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Statement

IRC responds to U.S. Emergency Declaration, reports of forcible return of children to Mexico

Last updated 

The U.S. administration’s use of an emergency declaration to build a physical barrier on the southern border, alongside reports of the first forcible return of an asylum-seeking child and their family into Mexico, is of exceptional concern to the International Rescue Committee.

Said Jennifer Sime, Senior Vice President, U.S. Programs, International Rescue Committee –

“The developments out of the U.S. administration place some of the most vulnerable people on earth in harm’s way. This emergency declaration, alongside reports of the first forcibly returned children, fatally undermine the United States’ strategic leadership and moral clarity on humanitarian issues.

“This is clearly a manufactured ‘emergency.’ Not only are the number of irregular border crossings at their lowest - the real crisis, once again, is the instability in Central America which is forcing people to flee for their lives, coupled with the administration’s systematic attacks on these same vulnerable individuals.

“Rather than offering safe haven, the U.S. administration continues to block people from claiming asylum, separate families as part of its ‘zero tolerance’ effort, and forcibly return asylum seekers to Mexico as part of the ‘Remain in Mexico’ policy.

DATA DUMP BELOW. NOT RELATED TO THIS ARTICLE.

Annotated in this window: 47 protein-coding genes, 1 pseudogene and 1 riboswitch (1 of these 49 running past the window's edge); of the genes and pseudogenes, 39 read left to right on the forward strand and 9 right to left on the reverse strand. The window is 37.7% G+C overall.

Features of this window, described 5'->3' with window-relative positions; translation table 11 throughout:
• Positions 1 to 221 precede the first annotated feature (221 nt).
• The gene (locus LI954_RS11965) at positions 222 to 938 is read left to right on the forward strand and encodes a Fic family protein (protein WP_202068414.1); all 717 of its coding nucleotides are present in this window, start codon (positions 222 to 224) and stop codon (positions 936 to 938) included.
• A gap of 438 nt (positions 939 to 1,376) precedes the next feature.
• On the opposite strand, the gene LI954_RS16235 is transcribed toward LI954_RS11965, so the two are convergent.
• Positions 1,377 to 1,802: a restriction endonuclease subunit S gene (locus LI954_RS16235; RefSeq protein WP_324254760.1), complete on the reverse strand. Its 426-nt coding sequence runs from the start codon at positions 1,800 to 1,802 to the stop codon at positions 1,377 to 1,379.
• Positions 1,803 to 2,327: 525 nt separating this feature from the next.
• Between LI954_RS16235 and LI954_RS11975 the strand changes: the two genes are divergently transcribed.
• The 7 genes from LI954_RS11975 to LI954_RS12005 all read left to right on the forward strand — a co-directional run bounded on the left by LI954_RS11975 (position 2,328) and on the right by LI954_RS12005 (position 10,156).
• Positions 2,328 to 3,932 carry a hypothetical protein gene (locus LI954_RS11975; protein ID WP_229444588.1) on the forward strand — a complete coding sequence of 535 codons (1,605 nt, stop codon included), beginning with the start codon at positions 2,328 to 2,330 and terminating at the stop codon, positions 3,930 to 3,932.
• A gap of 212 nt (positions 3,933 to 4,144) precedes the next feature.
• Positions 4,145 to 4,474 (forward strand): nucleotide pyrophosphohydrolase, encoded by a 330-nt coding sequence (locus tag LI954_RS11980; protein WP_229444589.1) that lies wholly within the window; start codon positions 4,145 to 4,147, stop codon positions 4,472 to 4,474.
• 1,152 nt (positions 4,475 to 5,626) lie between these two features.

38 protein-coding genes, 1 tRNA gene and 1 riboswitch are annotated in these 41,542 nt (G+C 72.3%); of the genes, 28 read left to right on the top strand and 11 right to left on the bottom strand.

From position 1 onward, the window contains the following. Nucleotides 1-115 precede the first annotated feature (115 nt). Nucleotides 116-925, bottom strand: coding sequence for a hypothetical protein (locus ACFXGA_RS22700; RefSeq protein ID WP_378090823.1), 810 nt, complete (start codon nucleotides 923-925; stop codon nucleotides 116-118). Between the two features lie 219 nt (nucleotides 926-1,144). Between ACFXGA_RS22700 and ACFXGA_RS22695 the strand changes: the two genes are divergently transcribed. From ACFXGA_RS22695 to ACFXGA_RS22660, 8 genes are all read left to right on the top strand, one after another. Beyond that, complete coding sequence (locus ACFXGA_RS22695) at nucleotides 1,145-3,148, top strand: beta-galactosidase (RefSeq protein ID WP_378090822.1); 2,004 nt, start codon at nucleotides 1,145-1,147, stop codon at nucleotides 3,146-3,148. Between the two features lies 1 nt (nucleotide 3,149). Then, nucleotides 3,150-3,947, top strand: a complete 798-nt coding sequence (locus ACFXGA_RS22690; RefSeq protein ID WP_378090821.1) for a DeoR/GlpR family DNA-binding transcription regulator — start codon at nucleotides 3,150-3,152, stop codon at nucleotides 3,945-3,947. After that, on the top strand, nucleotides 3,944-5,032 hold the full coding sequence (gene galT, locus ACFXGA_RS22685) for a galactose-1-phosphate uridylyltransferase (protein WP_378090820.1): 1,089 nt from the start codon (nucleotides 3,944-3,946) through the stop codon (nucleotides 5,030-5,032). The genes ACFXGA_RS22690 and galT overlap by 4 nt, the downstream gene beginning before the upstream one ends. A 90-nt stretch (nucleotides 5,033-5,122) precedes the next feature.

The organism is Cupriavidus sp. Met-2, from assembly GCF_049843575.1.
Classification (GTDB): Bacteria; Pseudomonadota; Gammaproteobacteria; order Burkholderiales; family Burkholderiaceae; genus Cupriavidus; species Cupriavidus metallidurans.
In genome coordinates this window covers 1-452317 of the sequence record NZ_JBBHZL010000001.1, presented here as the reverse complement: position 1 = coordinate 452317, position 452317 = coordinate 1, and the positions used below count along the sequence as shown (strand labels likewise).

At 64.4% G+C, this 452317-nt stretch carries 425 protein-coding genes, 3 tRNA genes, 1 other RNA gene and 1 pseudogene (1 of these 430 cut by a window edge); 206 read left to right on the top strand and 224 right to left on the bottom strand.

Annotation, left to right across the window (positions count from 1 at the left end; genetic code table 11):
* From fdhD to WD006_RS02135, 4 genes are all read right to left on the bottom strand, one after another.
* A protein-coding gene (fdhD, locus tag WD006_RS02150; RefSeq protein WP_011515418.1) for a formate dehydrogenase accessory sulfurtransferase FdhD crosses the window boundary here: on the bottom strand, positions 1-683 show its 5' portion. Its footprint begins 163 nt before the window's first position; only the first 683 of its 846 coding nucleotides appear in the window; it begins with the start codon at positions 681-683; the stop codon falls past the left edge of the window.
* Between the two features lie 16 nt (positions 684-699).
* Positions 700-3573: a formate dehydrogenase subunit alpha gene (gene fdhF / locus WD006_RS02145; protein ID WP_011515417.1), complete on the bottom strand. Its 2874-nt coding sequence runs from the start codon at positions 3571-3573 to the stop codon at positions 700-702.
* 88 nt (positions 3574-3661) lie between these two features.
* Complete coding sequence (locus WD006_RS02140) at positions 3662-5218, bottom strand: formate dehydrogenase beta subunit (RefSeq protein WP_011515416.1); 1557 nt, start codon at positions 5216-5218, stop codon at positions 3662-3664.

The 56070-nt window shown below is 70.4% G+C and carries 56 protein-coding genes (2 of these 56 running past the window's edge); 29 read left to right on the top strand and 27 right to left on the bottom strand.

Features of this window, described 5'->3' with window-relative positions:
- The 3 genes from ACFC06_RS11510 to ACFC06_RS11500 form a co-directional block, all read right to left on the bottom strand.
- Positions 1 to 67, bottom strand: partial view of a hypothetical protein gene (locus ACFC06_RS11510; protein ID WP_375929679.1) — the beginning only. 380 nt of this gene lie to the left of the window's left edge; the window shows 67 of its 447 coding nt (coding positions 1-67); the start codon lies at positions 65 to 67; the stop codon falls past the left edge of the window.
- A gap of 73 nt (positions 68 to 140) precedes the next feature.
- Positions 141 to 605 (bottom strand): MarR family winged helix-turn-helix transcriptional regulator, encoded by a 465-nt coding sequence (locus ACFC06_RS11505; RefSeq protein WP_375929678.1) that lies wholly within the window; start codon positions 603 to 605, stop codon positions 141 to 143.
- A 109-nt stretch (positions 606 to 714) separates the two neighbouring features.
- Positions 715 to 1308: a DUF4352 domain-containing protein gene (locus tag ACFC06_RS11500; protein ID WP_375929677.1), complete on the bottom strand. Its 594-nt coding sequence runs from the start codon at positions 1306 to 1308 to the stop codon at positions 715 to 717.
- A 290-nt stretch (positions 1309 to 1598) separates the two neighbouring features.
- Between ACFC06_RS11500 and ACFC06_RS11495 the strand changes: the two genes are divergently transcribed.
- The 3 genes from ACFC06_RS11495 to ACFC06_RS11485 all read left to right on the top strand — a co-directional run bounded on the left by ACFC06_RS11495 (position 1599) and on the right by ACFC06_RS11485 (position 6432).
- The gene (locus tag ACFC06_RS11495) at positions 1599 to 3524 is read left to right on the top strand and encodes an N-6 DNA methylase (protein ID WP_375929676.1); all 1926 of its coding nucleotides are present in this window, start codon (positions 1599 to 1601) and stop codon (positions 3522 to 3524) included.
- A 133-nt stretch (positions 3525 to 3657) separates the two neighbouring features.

“Seeking asylum is legal. Turning asylum seekers away is not. The ‘Remain in Mexico’ policy robs asylum seekers of their due process rights, including access to legal counsel, and will expose thousands of families and children to unsafe conditions.

“The IRC calls on the U.S. Administration to rescind this cruel and irresponsible policy, follow domestic and international law, and uphold America’s humanitarian commitments.

“The IRC recognizes that the principle of sovereignty enshrined in international law guarantees that every nation has the right to control its border, but both U.S. and international law also provide for the safe and legal movement of vulnerable people - including Central American refugees and asylum seekers - and the right to seek asylum.

“The result of these new lows in U.S. policy, means that children and families who have already fled persecution, torture, and violence will be exposed to even more danger and uncertainty.

“IRC Staff who have been on the ground in Tijuana have noted pervasive fear, security issues both for those trying to help asylum seekers and those awaiting asylum claims, and credible risk of being targeted while awaiting to present themselves. Colleagues have called the idea of sending people back appalling, and sending children in particular, unthinkable.”

About the IRC

The International Rescue Committee responds to the world’s worst humanitarian crises, helping to restore health, safety, education, economic wellbeing, and power to people devastated by conflict and disaster. Founded in 1933 at the call of Albert Einstein, the IRC is at work in over 40 countries and 28 offices across the U.S. helping people to survive, reclaim control of their future, and strengthen their communities. Learn more at www.rescue.org and follow the IRC on Twitter & Facebook.